Wedding at the bride’s home and the newly-wed couple leaving for the groom’s home the next day(半親迎)

Headword

반친영 ( 半親迎 )

Location of the encyclopedia

Korean Rites of Passage > Korean Rites of Passage > Hollye

Writer JangByungin(張炳仁)

The marriage custom established during the mid-Joseon Dynasty by combining namgwiyeogahon (Kor. 남귀여가혼, Chin. 男歸女家婚, the tradition of holding the wedding ceremony at the bride’s home and the newly-wed couple living with the bride’s family for a certain period of time) and chinyeonghon (Kor. 친영혼, Chin. 親迎婚, the tradition of holding the marriage ceremony at the bridegroom’s home and the newly-wed couple living with the groom’s family). That is, under a compromise, the wedding ceremony was held at the bride’s house and the newly-wed couple left for the groom’s house the next day for the bride to formally greet her in-laws.

According to the tradition of chinyeonghon, the wedding ceremony took place at the bridegroom’s house in the order of gyobaerye (Kor. 교배례, Chin. 交拜禮, lit. bow-exchanging ceremony) and hapgeullye (Kor. 합근례, Chin. 合巹禮, liquor-sharing ceremony), and the couple spent the wedding night at the groom’s house. On the following day, the bride started her married life with hyeongugorye (Kor. 현구고례, Chin. 見舅姑禮, lit. greetings to the parents-in-law), formally expressing her gratitude to her inlaws for their kindness and support. By contrast, in the tradition of namgwiyeogahon, the wedding ceremony took place three days after the arrival of the bridegroom at the bride’s home, where the couple spent their nights together even before the ceremony. As the couple’s married life started in the bride’s home, it was necessary to select a specific date for the formal meeting between the bride and her parents-in-law. Hardliners of the Neo-Confucian scholar-official class of Joseon fiercely criticized this practice, believing that it ran counter to the principle that yin follows yang, not vice versa. They strongly demanded the introduction of chinyeong to Korean society on the basis of “Jujagarye” (朱子家禮, Family Rituals of Zhu Xi), for they considered it immoral for the couple to sleep together before the wedding ceremony. This was not easily brought about, however, due to the backlash against the seemingly arbitrary change in traditional ways.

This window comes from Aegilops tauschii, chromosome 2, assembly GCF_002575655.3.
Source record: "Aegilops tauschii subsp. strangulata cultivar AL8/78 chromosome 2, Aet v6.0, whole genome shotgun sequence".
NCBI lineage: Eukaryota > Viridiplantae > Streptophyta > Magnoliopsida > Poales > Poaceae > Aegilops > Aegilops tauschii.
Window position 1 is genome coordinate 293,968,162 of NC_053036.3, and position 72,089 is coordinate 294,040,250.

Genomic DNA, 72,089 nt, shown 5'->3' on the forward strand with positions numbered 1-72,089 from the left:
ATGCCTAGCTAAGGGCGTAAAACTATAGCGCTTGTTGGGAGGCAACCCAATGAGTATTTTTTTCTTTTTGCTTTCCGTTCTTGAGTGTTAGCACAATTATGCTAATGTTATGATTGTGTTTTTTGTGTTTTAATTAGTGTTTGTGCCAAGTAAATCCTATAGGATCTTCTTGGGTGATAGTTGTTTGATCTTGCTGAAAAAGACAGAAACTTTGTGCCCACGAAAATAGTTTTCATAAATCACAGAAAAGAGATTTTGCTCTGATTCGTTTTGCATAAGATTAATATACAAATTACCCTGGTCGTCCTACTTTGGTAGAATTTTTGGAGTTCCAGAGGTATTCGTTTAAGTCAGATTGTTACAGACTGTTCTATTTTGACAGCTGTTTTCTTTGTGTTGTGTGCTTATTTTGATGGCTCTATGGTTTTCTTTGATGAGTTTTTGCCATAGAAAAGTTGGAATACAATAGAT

The second condition of banchinyeong, the bride’s visit to her parents-in-law the day after the wedding, was found largely unfeasible due to the custom of the newly-wed couple living with the bride’s family for a considerable period after their wedding. The homes of the bride and groom were typically far from each other, and often it was not possible for the couple to return home, that is, to the bride’s home, on the same day after greeting her in-laws. That said, banchinyeong did not die out completely, as it was observed by a small number of families. Even in such cases, the marriage was generally recorded as chinyeong, rather than banchinyeong. The tradition of marrying and living at the bride’s house first was preserved even after the mid-Joseon period, inevitably leading to a decline in weddings held at the groom’s homes, and as banchinyeong incorporated many elements of chinyeong, such weddings tended to be recorded as chinyeong. This explains why there are so few records of banchinyeong, though a number of records of chinyeong have survived. It can be concluded that the records of chinyeong contained in some literary collections published by the literati in Seoul and regional areas are actually record of banchinyeong.

Banchinyeong is characterized by the combination of the traditional Korean marriage custom of namgwiyeogahon with the Chinese traditional custom of chinyeong, and it was observed by some literati families in Seoul after the 16th century. The historical significance of the practice is that it shows a compromise was sought in the Korean wedding tradition rather than a complete change to a custom of foreign origin.